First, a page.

But even some of our teachers don’t really know what it is that they’re protected by. For example, here’s what a local Glendale News Press columnist said about the topic last week:
Teachers and their unions collectively exhaled last week when a California appeals court overturned the Vergara ruling in 2014, which struck down teacher tenure in the state.
As a teacher who has struggled with the virtue of tenure, this was the right call to make at this time.
I, too, am frustrated that ineffective instructors remain on the job in classrooms, negatively impacting young people’s education.
Barring heinous criminal behavior, you can’t easily fire a teacher. The amount of energy and paperwork required to remove a bad one is monumental. However, if teachers had no job protection, it would cause harm to the entire profession.
This is simply not the case. It’s actually very easy to fire a teacher in California, as it is in most states. All a school employer has to do is just paper their personnel file with enough formal warnings and corrective notices. They can even lie about it all if they want to, and it only takes about a year to do.
That’s because K-12 school employees in California do not have tenure. We’ve said this before. What they have instead is just simple due process job protection, the same thing that the lowest McDonald’s employees have. All it means is that the school district has to first cite a statement of cause in order to get rid of someone they don’t want and pack together the evidence.
Then they have to offer a formal hearing opportunity to the employee, which can be as much of a kangaroo court as they want. It almost always is, and which is why they normally don’t even have to get this far before the chosen employee is long gone.
It’s actually worse for teachers than it is for those McDonald’s workers, because these procedural rules do not apply to temporary or probationary school employees. That’s because unless you’re a high-demand math or science teacher, it usually takes about five years to become that feared “tenured” teacher in California. During this time you’re either a long-term sub or a probationer, but mostly a long-term sub.
So until you become tenured you can get fired at any time your principal sees fit. If it’s a layoff situation for next year then they need to give you advance notice in mid-March. That’s it.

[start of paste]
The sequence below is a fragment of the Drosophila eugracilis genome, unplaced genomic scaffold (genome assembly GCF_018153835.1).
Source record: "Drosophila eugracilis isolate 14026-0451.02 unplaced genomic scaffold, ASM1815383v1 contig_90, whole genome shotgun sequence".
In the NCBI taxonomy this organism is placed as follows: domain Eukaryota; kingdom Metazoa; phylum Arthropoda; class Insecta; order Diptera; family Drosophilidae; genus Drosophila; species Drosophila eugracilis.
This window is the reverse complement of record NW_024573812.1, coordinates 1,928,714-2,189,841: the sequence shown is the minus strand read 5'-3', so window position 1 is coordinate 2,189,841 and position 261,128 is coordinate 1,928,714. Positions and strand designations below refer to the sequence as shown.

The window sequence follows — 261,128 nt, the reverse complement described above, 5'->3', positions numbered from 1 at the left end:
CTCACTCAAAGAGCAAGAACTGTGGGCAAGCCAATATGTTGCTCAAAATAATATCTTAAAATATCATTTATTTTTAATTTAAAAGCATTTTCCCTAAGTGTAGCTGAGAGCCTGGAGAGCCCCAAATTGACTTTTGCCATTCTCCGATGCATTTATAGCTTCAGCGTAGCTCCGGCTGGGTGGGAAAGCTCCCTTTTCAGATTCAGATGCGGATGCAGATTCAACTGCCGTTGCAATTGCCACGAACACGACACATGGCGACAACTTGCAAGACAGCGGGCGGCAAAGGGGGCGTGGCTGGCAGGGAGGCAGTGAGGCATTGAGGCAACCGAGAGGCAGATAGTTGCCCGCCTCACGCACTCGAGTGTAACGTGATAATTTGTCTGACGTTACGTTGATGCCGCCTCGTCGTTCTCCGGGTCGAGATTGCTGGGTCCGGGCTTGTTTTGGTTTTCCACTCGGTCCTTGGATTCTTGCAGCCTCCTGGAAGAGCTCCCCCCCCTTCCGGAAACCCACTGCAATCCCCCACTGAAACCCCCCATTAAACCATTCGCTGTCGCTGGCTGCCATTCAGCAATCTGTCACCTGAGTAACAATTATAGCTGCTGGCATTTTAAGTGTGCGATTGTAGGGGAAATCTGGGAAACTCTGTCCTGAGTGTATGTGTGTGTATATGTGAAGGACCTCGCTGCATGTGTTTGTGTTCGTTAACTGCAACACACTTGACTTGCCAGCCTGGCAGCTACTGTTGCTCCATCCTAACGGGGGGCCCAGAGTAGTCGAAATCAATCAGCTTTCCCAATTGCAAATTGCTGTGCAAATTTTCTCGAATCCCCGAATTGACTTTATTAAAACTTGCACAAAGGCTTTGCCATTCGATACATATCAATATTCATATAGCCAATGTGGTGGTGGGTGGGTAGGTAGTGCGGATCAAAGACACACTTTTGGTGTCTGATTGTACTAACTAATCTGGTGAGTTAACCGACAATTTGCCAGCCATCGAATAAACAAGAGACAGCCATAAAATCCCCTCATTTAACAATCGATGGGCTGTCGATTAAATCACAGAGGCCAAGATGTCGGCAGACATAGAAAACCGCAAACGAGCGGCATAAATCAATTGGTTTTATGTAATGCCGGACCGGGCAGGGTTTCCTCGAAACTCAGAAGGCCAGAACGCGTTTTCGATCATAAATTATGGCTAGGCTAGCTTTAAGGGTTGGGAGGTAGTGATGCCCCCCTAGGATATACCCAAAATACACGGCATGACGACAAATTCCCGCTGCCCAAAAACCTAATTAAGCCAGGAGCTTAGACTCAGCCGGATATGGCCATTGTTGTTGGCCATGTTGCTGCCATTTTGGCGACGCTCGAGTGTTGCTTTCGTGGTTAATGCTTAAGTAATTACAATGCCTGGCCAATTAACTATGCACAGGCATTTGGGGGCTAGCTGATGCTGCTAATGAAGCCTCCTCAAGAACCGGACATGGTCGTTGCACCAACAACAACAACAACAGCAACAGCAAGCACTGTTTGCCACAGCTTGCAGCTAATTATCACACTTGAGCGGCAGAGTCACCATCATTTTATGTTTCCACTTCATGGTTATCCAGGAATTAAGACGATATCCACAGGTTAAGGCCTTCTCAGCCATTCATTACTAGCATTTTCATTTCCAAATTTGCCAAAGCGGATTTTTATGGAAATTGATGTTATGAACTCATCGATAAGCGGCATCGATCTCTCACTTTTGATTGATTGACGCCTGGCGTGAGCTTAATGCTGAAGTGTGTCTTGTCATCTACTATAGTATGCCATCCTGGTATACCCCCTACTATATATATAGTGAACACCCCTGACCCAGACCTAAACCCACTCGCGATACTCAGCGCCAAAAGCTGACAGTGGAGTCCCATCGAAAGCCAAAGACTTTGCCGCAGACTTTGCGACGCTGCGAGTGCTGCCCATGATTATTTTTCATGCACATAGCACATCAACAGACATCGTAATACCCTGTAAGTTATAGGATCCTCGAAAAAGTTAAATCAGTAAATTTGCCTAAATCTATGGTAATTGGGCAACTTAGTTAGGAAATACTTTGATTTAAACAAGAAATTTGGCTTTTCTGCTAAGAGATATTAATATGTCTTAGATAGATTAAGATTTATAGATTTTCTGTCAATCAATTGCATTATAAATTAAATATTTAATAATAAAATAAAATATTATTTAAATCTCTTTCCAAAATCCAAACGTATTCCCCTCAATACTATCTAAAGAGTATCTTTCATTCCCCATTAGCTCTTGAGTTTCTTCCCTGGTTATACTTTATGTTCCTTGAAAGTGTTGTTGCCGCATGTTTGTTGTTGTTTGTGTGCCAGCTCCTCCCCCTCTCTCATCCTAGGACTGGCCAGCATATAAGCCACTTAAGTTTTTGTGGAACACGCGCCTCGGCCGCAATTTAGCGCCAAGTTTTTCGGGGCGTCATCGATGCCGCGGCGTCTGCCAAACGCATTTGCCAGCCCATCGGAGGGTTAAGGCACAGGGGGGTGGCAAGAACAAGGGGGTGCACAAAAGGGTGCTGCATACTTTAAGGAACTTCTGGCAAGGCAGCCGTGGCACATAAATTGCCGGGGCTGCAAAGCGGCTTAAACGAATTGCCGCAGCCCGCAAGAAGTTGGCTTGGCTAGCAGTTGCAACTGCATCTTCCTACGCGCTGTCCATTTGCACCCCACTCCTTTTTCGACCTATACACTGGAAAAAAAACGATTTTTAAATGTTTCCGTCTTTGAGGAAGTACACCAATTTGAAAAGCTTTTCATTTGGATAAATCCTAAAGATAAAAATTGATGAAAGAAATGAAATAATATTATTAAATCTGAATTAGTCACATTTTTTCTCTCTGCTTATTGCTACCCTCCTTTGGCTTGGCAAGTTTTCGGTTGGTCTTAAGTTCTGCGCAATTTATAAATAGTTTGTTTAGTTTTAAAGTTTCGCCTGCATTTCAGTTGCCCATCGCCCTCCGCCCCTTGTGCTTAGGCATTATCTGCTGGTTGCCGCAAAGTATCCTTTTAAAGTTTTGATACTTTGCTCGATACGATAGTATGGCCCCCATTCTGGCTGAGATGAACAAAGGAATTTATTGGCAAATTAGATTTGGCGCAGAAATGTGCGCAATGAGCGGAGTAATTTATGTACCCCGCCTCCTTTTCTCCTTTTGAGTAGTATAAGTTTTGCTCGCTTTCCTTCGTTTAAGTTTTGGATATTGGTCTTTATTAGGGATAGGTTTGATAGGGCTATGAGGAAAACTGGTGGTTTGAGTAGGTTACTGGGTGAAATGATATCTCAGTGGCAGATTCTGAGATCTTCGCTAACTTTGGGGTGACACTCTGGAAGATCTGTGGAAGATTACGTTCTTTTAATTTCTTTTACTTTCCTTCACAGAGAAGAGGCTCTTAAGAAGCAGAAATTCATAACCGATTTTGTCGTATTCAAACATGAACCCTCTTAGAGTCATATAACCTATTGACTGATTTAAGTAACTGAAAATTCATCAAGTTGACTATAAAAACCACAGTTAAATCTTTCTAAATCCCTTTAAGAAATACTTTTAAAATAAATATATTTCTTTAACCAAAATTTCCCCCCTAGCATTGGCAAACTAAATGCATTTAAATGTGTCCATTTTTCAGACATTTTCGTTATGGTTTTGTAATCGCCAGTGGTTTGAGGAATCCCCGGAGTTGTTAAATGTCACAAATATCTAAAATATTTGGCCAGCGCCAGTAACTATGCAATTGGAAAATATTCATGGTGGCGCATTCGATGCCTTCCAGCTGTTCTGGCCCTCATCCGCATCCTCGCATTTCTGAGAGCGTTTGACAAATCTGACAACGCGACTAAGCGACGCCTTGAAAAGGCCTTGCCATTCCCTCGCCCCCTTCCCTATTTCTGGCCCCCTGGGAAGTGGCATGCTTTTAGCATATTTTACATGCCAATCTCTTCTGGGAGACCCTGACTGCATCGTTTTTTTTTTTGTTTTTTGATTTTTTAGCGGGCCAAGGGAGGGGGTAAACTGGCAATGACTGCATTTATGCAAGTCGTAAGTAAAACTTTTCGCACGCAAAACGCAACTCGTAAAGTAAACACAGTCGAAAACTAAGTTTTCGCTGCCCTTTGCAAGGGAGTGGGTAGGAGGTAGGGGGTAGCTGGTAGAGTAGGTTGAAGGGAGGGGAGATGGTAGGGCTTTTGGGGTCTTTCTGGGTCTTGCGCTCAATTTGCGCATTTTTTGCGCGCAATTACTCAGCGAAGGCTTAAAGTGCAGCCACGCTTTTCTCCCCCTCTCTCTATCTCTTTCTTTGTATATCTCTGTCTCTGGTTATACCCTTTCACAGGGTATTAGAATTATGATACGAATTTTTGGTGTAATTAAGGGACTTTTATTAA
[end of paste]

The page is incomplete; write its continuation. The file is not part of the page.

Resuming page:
McDonald’s by contrast takes about six months to get off probation. Not four or five or more years.
The confusion here is that the word “tenure” is usually referenced to university professorships, who actually do get unsupervised, non-evaluated job tenure after a certain length of employment. So that’s what people think all teachers get.
But almost no one at the university level can even get to this achievement now, because few people ever get hired on to the university tenure track. Because there are so many Ph.Ds around, the only college jobs that anyone can get into nowadays are short-term temporary/contract positions. Unless you’re Noam Chomsky, or a prized football coach.
The same is true of many K-12 jobs as well. Tenure foes love to lie about how it “only takes two years” to become a tenured teacher, but they deliberately leave out the fact that in order to even get near this possibility most teachers have spent at least two or three years (or more) in flunky long-term sub jobs doing the exact same work.
California school districts are legally allowed to begin their people in this low a capacity, and they always do. So unless you’re an award-winning calculus or Latin teacher you will never get directly placed into a probationary “tenure track” position right away. No where.
In fact, quite often the teachers unions have to sue or file complaints against the school districts in order to get people off their long-term substitute or temporary status. Ask most older Burbank teachers about this. They’ll tell you how much and how often the BUSD dicked them around before they were legally forced to get placed into just probationary status.
We knew one Burbank teacher who worked for five years in the same grade-level teaching job at the same school before they were able to get on the probationary tenure track. And then it took her three more years to get tenured. For years she was just a long-term sub.
So whenever you hear about how lucky our teachers are to have job tenure, and how they can’t ever be fired, never; and that we must do something about this horribly abusive (to our kids) practice, or else, always keep in mind that the people you’re hearing this from are either abysmally uniformed or just plain lying.